I'm so sorry for the loss of Ivy, and how sick Olivia has been, as well. Thanks for posting this here, though. It may help someone alleviate suffering in their flock.
That is a huge amount of fluid for a bird to be carrying. I'm glad you were able to successfully tap that area, and at least take some of the pressure off, for her.
I have what I believe to be an internal layer, as well, though she does not appear to have peritonitis, yet.
Hi Cyn - I'm sorry you are losing your beloved hens. I did want to point out, however, that not all swollen, fluid-filled abdomens are a result of internal laying. I have a Black Sex Link that is 3 1/2 years old and for 2 years I've periodically drained a very filled abdomen - getting about that same amount of fluid out of her. She apparently has some form of Ascites BUT....and I guess it's a big BUT...she's alive, very active and still lays an egg each day.
I too use a large needle to drain her and she's usually good for another 3-4 months. I try to catch her before she gets too big and uncomfortable. In her case, the fluid is clear and looks like water - at most it sometimes has a slight tinge to it but normally just clear. She doesn't even seem to notice I'm draining her - she will even eat if I put some food in front of her while I work. When I finish, looks like I poured a glass of water for myself. Just wanted to point out that there may be "hope" for some hens that, for whatever reason, fill with fluid.
So sorry for the loss of Ivy. Wowzer that's alot of fluid. Has to make her more comfortable tho'. I have lost a hen from this as well, not fun. So sorry you are dealing with this but they know they are loved.
Olivia is still with us. I brought her inside and sat on the couch with her on my lap for awhile today. Her abdomen is humongous so we drained her again, this time another 221 cc of yellowish fluid from her. She easily has that much more, but we were unable to get the suction on the syringe to easily draw anymore out. Of course, it won't matter in the end, but I hate to see her almost dragging her tummy on the ground. She is eating well and drinking and can still go up the ramp into the coop, albeit, with some difficulty. Now, her sister, Tux, is showing signs of internal laying, sadly.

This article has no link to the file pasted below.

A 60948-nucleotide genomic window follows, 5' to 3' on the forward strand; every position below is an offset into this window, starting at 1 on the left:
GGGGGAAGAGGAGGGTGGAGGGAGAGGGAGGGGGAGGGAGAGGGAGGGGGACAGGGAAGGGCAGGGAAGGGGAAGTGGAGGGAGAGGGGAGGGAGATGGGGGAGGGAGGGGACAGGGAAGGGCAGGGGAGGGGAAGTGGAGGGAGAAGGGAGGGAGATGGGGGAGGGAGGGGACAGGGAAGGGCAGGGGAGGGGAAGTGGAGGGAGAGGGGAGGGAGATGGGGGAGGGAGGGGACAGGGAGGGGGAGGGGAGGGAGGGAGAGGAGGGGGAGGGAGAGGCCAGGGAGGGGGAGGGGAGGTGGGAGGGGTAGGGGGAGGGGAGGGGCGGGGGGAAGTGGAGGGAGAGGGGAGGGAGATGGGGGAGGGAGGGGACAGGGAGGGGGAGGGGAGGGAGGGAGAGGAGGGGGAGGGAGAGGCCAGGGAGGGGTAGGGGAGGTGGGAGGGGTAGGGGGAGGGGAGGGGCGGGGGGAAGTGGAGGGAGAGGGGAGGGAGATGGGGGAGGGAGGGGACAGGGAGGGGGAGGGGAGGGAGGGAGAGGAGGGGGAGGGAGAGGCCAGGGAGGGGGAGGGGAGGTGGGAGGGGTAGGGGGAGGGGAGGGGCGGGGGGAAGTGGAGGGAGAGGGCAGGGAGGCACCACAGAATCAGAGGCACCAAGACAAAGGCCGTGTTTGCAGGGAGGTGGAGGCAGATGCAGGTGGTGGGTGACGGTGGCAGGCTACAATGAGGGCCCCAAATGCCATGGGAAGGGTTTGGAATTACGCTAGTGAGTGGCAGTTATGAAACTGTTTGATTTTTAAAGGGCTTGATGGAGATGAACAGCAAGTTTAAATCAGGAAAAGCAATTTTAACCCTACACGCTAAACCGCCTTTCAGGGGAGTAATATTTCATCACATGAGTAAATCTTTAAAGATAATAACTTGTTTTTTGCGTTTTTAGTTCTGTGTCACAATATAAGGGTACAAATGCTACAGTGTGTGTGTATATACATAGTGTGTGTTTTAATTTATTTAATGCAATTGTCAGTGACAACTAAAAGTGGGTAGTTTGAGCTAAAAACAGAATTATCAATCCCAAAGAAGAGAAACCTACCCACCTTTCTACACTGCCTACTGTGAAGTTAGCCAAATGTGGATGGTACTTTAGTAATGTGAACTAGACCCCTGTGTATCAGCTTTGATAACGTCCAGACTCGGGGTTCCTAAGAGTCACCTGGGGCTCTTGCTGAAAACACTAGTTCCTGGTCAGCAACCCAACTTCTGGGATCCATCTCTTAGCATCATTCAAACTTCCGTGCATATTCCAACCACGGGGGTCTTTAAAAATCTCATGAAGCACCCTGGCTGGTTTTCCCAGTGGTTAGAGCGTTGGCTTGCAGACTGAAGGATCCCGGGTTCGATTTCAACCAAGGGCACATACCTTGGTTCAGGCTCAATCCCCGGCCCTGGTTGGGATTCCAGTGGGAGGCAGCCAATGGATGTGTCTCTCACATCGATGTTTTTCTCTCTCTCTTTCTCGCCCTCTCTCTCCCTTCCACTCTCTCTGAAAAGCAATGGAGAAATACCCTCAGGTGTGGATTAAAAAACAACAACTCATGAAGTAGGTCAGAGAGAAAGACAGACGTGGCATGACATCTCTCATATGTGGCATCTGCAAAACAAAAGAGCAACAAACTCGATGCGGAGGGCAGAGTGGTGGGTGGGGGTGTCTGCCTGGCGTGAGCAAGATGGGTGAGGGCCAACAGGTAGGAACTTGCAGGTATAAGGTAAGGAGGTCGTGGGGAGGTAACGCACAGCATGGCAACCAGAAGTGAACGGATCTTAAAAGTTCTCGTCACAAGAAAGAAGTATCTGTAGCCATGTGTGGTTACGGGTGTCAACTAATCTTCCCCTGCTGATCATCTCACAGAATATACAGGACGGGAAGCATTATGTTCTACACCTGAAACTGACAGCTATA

There is no cure, no prevention. It's genetic/hormonal and common in high production breeds. Olivia and Tux are the first non-hatchery girls who've had this here. I've lost 8 to it so far.
It's hard to diagnose--I've just been through this so many times now that I am alert to it- it starts when the bird keeps going to the nest, sits, no egg. This happens over and over--this is happening with Tux right now. Eventually, she quits going to the nest. The abdomen can fill with fluid/yolk/infection and be huge and tight, but sometimes, gunk backs up just in the oviducts,which you won't know unless you open her up when she dies. The hen eventually loses an alarming amount of weight (you have to pick them up to really notice it), then becomes weaker and weaker, then either we euthanize them or they pass away on their own. If you read my thread about Ivy, she rebounded twice, but it is chronic and will eventually kill the hen, no matter what.